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Molecular Mechanisms and Models of Aging, Volume 1119

ISBN: 978-1-57331-686-6
324 pages
January 2008, Wiley-Blackwell
Molecular Mechanisms and Models of Aging, Volume 1119 (1573316865) cover image
Aging is an inevitable consequence of life for nearly all organisms. It mostly reflects the outcome of complicated interactions between genetic factors along with the accumulation of a variety of deleterious stochastic changes over time. Thus, aging is an adaptive process, not caused by a single factor or process, but it is rather a multifactorial procedure modulated by the interplay among genetic and environmental factors. In the coming years, human aging will be one of the biggest challenges faced by industrialized countries as the average life expectancy is continuously increasing.

This volume gathers together contributions from the top scientists and covers the whole range of modern research on aging. More specifically, the following topics are included: replicative senescence, telomeres and telomerase, cancer and aging, DNA repair, free radicals and oxidative stress, proteolysis and proteins maintenance, Immunity, neurodegeneration, model organisms, intervention as well as evolutional and epidemiological aspects.

Overall, increasing our understanding of the aging process at the molecular level and applying available interventions will help to protect and preserve healthy aging.

NOTE: Annals volumes are available for sale as individual books or as a journal. For information on institutional journal subscriptions, please visit www.blackwellpublishing.com/nyas.

ACADEMY MEMBERS: Please contact the New York Academy of Sciences directly to place your order (www.nyas.org). Members of the New York Academy of Science receive full-text access to the Annals online and discounts on print volumes. Please visit http://www.nyas.org/MemberCenter/Join.aspx for more information about becoming a member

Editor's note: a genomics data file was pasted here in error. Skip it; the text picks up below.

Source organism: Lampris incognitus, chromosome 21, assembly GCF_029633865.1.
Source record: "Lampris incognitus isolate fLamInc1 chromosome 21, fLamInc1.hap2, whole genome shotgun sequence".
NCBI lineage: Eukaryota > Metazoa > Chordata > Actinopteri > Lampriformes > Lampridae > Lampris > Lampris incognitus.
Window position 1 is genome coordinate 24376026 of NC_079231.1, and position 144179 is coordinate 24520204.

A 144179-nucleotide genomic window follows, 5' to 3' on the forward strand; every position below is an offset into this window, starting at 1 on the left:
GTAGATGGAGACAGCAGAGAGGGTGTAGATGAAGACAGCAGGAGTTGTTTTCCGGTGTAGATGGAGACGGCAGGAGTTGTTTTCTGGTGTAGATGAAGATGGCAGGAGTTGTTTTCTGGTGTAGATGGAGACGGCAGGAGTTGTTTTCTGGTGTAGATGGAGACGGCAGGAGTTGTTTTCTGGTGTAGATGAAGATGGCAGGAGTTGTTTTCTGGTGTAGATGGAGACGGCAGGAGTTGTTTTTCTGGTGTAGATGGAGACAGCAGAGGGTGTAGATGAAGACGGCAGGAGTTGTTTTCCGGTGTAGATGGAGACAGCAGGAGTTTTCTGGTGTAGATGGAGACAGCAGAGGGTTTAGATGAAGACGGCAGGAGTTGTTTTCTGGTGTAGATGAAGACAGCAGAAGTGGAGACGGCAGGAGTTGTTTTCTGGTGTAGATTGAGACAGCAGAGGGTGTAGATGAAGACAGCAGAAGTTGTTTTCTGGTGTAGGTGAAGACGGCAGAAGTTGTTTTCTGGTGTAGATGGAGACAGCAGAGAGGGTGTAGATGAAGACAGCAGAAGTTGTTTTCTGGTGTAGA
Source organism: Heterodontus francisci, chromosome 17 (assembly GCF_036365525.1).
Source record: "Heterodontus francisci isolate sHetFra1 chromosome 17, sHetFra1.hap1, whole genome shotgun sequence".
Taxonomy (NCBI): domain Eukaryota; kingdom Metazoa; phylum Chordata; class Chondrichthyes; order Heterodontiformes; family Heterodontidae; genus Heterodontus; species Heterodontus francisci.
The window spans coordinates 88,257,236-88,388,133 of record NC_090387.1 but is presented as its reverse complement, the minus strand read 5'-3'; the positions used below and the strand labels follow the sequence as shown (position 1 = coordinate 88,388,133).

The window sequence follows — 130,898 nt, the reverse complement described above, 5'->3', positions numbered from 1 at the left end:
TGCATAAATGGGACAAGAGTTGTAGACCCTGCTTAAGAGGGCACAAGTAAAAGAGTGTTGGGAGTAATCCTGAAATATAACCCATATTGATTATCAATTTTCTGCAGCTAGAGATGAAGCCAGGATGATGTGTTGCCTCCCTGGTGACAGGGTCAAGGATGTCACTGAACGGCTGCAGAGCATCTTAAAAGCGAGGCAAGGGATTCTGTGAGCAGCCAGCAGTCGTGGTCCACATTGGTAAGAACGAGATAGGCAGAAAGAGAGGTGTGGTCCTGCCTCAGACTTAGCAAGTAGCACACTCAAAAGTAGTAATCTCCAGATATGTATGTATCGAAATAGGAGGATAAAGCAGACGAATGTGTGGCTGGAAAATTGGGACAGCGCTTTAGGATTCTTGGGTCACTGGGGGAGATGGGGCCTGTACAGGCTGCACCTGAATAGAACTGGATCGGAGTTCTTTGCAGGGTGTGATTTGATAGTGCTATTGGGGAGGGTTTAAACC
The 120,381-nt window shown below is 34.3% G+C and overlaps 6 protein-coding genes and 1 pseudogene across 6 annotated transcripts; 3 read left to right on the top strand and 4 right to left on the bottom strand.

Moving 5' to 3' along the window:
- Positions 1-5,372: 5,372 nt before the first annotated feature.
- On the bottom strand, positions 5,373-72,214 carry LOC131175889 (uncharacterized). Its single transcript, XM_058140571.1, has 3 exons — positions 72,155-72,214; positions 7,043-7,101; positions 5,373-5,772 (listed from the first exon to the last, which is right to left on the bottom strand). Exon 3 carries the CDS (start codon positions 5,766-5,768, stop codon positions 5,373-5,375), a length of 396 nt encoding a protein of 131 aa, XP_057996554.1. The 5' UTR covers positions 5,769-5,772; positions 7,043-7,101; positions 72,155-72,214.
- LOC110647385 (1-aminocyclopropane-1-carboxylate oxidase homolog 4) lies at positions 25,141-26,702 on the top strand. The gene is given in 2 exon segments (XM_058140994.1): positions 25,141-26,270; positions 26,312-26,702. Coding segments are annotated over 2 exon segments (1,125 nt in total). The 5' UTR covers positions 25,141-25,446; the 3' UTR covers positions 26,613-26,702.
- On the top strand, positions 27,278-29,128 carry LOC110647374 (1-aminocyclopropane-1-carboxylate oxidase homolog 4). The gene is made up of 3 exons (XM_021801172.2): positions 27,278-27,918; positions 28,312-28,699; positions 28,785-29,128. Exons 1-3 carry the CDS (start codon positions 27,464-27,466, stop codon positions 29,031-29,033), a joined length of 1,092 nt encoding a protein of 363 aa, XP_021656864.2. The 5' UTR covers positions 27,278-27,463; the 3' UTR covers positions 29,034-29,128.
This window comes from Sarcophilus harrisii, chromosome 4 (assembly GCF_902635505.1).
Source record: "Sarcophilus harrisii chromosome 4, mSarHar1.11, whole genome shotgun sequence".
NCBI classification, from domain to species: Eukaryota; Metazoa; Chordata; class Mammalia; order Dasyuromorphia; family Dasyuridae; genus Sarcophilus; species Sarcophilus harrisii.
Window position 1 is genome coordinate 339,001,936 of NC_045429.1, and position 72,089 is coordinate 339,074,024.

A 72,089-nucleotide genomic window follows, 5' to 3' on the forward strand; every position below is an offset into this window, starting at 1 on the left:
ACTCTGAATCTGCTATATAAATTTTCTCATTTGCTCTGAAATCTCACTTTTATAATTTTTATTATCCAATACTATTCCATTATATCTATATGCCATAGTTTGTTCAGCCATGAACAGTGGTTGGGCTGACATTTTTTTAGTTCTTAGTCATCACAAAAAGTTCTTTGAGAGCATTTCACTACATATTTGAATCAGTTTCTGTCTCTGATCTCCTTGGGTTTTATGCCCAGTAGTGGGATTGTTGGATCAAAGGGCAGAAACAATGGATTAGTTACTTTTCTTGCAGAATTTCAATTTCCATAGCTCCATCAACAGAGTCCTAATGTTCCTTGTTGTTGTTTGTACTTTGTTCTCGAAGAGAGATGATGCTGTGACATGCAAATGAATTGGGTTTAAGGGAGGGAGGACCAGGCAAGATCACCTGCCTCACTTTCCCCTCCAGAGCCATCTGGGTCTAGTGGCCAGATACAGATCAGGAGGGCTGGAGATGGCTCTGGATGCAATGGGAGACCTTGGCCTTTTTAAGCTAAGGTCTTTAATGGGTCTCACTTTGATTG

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Preface: E.S. Gonos, I.P. Trougakos, and N. Chondrogianni.

Part I: Overview of Mammalian Aging and Senescence:.

1. Clonal attenuation of somatic cells in aging mammals: a review of supportive evidence and its biomedical significance: G. Martin.

Part II: Cell Signaling and Replicative Senescence:.

2. Exposure of human diploid fibroblasts to hypoxia extends proliferative lifespan: E. Poulios, I.P. Trougakos, N. Chondrogianni, E.S. Gonos.

3. Cyclin D1 over-expression permits the reproducible detection of senescent human vascular smooth muscle cells: D.G.A. Burton, A.N. Sheerin, E.L. Ostler, K. Smith, P.J. Giles, J. Lowe, W. Rhys-Williams, D.G. Kipling, R.G.A. Faragher.

Part III: Biomarkers of Aging:.

4. Morphological changes associated with aging: age spots and the micro-inflammatory model of skin aging: E. Goyarts, N. Muizzuddin, D. Maes, P.U. Giacomoni.

5. Molecular mechanisms of skin aging: State of the art: E. Makrantonaki, C.C. Zouboulis.

Part IV: DNA Repair and Aging:.

6. Acquisition of oxidative DNA damage during senescence: the first step towards carcinogenesis?: S. Martien, C. Abbadie.

7. The effect of the histone deacetylase inhibitor, trichostatin A, in human peripheral blood lymphocytes as a function of donor age: T.G. Sourlingas, Y. Ninios, K.P. Kypreou, G.N. Topakas, I.N. Karchilaki, C. Stavropoulos-Giokas, K.E. Sekeri-Pataryas.

Part V: Free Radicals, Oxidative Stress, Proteolysis and Proteins Maintenance:.

8. Transient increased extracellular release of H2O2 during establishment of UVB induced premature senescence: C. Borlon, A. Chretien, F. Debacq-Chainiaux, O. Toussaint.